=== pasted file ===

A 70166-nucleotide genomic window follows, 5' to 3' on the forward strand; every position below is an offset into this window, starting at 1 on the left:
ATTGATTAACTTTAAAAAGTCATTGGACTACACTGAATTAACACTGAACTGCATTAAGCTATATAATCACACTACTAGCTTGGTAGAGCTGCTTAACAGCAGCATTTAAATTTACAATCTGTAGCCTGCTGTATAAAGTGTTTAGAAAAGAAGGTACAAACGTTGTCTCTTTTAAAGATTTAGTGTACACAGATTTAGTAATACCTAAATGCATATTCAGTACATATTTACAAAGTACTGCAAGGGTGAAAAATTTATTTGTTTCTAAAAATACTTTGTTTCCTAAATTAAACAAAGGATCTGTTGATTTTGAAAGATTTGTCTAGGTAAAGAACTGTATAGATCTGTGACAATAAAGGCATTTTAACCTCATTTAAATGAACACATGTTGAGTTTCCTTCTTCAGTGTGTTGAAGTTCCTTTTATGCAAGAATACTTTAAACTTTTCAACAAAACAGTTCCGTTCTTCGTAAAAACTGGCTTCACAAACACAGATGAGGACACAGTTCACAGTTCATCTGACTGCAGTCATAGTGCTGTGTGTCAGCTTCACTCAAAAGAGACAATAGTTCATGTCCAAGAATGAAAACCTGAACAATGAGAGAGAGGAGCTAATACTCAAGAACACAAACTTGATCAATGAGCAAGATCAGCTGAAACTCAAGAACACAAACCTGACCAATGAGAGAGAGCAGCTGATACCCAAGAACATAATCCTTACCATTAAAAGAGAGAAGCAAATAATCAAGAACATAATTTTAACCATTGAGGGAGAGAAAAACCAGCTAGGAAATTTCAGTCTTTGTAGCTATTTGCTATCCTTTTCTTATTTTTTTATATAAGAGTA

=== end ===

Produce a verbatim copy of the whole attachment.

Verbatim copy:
A 70166-nucleotide genomic window follows, 5' to 3' on the forward strand; every position below is an offset into this window, starting at 1 on the left:
ATTGATTAACTTTAAAAAGTCATTGGACTACACTGAATTAACACTGAACTGCATTAAGCTATATAATCACACTACTAGCTTGGTAGAGCTGCTTAACAGCAGCATTTAAATTTACAATCTGTAGCCTGCTGTATAAAGTGTTTAGAAAAGAAGGTACAAACGTTGTCTCTTTTAAAGATTTAGTGTACACAGATTTAGTAATACCTAAATGCATATTCAGTACATATTTACAAAGTACTGCAAGGGTGAAAAATTTATTTGTTTCTAAAAATACTTTGTTTCCTAAATTAAACAAAGGATCTGTTGATTTTGAAAGATTTGTCTAGGTAAAGAACTGTATAGATCTGTGACAATAAAGGCATTTTAACCTCATTTAAATGAACACATGTTGAGTTTCCTTCTTCAGTGTGTTGAAGTTCCTTTTATGCAAGAATACTTTAAACTTTTCAACAAAACAGTTCCGTTCTTCGTAAAAACTGGCTTCACAAACACAGATGAGGACACAGTTCACAGTTCATCTGACTGCAGTCATAGTGCTGTGTGTCAGCTTCACTCAAAAGAGACAATAGTTCATGTCCAAGAATGAAAACCTGAACAATGAGAGAGAGGAGCTAATACTCAAGAACACAAACTTGATCAATGAGCAAGATCAGCTGAAACTCAAGAACACAAACCTGACCAATGAGAGAGAGCAGCTGATACCCAAGAACATAATCCTTACCATTAAAAGAGAGAAGCAAATAATCAAGAACATAATTTTAACCATTGAGGGAGAGAAAAACCAGCTAGGAAATTTCAGTCTTTGTAGCTATTTGCTATCCTTTTCTTATTTTTTTATATAAGAGTA